Cattle producers upset over short notice of pasture closures

It could be weeks before Saskatchewan and Manitoba cattle producers who use federal pastures know which five will transfer to each province next year.

Those affected won’t have much time to make alternative grazing arrangements for 2013, acknowledged the federal bureaucrat in charge of the divestiture.

“Time is getting short in terms of identifying pastures,” Alan Parkinson said.

“Producers are probably going to get jammed because it’s quite likely we’re not going to be able to tell producers their pasture is closing till late July, early August.”

A producer at Parkinson’s presentation said he couldn’t plan to buy a chute or ear tags when he didn’t know if he’d be able to keep his cattle.

He asked if Ottawa had “any appreciation for how bad you’ve screwed the cattle industry in this province.”

The federal government announced in April it would gradually transfer management of its 85 pastures to the provinces. Sixty of them are in Saskatchewan.

Five in Saskatchewan and five in Manitoba are to be transferred next year.

The June 15 deadline to identify the first 10 came and went without an announcement.

Parkinson said June 22 that he thought the governments were close to agreement, but there was still no word by July 6.

An e-mail from Agriculture Canada said only that discussions were ongoing.

Saskatchewan has thrown a wrinkle into the process by forming an advisory committee to help the agriculture minister decide what to do with the pastures after they are transferred, Parkinson said.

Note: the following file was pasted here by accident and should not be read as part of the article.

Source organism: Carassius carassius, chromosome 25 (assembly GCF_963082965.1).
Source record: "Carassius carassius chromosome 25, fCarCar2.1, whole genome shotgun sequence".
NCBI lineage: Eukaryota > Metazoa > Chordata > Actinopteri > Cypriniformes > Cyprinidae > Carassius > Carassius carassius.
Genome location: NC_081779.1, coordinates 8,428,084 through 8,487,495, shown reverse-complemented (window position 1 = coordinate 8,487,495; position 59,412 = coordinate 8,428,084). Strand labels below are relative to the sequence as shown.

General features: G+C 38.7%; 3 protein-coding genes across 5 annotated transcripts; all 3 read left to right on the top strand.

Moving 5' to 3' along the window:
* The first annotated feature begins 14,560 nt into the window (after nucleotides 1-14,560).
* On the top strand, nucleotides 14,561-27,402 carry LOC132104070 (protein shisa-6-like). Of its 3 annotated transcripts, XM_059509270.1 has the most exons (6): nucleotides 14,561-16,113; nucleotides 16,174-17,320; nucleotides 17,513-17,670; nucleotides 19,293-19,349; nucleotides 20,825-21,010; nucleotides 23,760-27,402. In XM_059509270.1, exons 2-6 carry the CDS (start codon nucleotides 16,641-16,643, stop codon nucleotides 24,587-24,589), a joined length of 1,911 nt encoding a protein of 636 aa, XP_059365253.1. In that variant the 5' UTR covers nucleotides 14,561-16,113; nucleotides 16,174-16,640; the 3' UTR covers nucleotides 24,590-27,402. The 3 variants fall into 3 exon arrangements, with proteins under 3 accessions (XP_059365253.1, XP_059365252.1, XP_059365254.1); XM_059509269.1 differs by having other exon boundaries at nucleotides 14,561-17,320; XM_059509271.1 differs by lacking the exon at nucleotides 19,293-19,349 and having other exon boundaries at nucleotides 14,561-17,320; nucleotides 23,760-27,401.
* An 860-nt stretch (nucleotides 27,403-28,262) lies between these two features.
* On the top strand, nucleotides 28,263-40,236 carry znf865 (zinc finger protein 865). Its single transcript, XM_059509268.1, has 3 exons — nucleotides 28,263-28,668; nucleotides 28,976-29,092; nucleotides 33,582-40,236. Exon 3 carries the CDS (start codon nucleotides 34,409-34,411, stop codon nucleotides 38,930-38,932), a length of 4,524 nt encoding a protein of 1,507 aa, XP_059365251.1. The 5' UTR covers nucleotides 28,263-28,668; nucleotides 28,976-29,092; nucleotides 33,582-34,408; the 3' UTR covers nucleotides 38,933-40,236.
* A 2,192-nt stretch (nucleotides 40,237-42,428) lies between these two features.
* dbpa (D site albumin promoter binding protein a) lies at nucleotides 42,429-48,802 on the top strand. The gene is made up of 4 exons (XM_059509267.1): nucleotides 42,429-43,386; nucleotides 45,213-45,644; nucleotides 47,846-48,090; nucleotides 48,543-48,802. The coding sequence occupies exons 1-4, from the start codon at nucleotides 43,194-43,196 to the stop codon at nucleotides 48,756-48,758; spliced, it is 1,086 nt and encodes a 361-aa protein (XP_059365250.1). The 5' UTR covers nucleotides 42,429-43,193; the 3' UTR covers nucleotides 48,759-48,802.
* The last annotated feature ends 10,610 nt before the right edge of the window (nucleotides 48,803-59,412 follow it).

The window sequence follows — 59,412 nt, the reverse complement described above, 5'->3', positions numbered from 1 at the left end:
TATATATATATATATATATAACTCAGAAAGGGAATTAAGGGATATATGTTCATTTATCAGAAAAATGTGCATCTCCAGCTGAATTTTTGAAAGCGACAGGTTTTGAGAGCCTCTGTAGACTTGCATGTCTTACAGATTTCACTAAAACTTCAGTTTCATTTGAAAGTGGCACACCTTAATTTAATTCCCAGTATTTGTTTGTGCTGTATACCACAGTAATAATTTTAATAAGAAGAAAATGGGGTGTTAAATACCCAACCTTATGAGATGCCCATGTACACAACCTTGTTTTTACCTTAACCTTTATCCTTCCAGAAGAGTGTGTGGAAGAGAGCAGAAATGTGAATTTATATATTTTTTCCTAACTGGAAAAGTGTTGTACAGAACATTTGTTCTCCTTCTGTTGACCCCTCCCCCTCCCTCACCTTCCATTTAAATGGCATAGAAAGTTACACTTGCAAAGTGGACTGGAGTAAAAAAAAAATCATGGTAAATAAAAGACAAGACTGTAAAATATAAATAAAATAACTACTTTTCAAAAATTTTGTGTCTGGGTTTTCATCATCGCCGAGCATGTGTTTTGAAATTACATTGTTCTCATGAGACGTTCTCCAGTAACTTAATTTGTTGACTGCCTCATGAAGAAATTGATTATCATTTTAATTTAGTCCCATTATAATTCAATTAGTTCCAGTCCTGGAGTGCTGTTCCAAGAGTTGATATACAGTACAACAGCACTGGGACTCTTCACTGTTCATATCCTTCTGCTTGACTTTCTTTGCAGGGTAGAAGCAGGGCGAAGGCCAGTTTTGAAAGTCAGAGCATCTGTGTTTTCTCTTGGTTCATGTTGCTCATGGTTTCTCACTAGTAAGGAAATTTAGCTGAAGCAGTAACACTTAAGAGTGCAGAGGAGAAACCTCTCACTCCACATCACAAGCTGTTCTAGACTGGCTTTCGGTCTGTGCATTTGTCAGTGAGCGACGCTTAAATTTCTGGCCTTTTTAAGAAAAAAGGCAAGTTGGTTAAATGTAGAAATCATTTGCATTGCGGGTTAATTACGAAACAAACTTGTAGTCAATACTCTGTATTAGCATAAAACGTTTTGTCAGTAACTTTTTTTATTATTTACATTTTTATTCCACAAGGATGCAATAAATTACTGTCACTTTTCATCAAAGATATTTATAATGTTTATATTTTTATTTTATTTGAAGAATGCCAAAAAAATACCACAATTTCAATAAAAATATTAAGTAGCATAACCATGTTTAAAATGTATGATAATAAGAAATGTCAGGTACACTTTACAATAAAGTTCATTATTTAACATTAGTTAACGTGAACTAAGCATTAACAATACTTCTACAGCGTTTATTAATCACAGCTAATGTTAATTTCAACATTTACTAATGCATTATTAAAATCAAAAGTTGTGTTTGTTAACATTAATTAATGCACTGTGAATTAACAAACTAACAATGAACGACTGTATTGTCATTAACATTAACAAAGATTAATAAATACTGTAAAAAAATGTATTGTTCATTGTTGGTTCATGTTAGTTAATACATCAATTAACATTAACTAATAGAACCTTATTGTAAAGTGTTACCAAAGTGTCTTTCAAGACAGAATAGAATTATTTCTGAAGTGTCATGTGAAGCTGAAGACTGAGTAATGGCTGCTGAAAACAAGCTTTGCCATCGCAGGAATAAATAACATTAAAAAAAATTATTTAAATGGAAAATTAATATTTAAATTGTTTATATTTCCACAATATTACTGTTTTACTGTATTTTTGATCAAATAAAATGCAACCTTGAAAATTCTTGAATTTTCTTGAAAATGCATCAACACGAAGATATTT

The province wants to sell the pastures but hasn’t yet determined to whom and for how much. It already operates 52 pastures of its own.

In Manitoba, where 24 pastures are affected, Manitoba Beef Producers and the chairs of pasture patron advisory committees have formed a steering committee to come up with a plan to keep the land available for grazing.

The government has said it isn’t interested in operating a pasture program.

MBP has suggested a producer association to manage all the pastures. It also wants patrons to have first right of refusal on the land if it is sold.

Parkinson said that would be up to the provinces.

He also said the average pasture would be worth $12 to $15 million if kept in agricultural use. Oil and gas holdings on the land would increase the value.

Although many of the questions asked during a Regina seminar at Canada’s Farm Progress Show held last month would have been better put to the province, Parkinson said all feedback would be shared.

“We’re asking them, as they think about the next step in terms of what they’re going to do with the land after the pastures are divested to them, that they start to (deal with) some of these concerns,” he said.

Parkinson also said the approximately 3,000 bulls in the pasture program would be maintained for now and that issues such as invasive weeds would be dealt with as long as the federal government administers the land.

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